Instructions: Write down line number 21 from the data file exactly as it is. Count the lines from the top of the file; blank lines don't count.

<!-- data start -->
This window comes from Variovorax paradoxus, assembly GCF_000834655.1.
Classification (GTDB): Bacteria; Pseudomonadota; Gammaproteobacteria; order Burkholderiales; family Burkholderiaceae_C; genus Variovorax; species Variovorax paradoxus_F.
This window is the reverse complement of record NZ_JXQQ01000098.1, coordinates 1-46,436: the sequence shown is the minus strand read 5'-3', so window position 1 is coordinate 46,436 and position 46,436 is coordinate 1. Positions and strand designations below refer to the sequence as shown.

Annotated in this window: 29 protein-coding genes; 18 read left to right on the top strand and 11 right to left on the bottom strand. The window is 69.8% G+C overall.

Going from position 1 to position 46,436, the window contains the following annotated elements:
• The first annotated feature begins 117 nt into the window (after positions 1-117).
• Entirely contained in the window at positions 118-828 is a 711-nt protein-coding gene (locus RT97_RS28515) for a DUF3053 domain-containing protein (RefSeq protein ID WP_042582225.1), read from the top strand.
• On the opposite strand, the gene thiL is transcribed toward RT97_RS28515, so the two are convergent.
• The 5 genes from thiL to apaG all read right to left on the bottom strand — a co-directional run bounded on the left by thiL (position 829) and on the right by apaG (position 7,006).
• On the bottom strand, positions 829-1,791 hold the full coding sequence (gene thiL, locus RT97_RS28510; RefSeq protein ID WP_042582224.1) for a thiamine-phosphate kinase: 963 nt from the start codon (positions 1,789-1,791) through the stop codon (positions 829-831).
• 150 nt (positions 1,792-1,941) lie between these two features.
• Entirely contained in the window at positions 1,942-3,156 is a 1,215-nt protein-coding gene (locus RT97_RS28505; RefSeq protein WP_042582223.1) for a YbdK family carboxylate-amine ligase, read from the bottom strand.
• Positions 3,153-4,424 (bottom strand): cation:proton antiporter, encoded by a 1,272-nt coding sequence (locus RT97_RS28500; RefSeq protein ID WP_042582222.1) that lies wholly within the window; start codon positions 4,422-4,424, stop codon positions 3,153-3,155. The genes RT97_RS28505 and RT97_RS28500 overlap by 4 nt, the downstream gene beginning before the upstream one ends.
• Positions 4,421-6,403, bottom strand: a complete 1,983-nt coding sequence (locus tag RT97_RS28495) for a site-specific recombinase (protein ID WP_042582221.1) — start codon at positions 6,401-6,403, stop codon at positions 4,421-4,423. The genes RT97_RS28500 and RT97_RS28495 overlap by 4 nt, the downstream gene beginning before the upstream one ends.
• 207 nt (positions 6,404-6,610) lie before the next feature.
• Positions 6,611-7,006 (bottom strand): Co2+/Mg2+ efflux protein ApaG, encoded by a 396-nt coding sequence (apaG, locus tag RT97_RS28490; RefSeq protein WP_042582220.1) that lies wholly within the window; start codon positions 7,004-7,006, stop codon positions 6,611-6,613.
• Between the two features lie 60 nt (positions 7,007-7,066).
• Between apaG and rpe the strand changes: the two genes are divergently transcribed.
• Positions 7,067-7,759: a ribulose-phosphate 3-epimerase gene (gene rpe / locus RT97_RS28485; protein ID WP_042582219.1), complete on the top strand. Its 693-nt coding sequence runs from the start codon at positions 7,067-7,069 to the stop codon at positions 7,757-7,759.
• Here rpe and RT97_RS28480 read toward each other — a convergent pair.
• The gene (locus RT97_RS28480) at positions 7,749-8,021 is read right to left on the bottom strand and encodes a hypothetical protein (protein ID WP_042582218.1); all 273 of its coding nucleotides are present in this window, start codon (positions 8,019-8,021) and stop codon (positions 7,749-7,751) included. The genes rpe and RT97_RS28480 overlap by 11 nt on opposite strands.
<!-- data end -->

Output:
• The gene (locus RT97_RS28480) at positions 7,749-8,021 is read right to left on the bottom strand and encodes a hypothetical protein (protein ID WP_042582218.1); all 273 of its coding nucleotides are present in this window, start codon (positions 8,019-8,021) and stop codon (positions 7,749-7,751) included. The genes rpe and RT97_RS28480 overlap by 11 nt on opposite strands.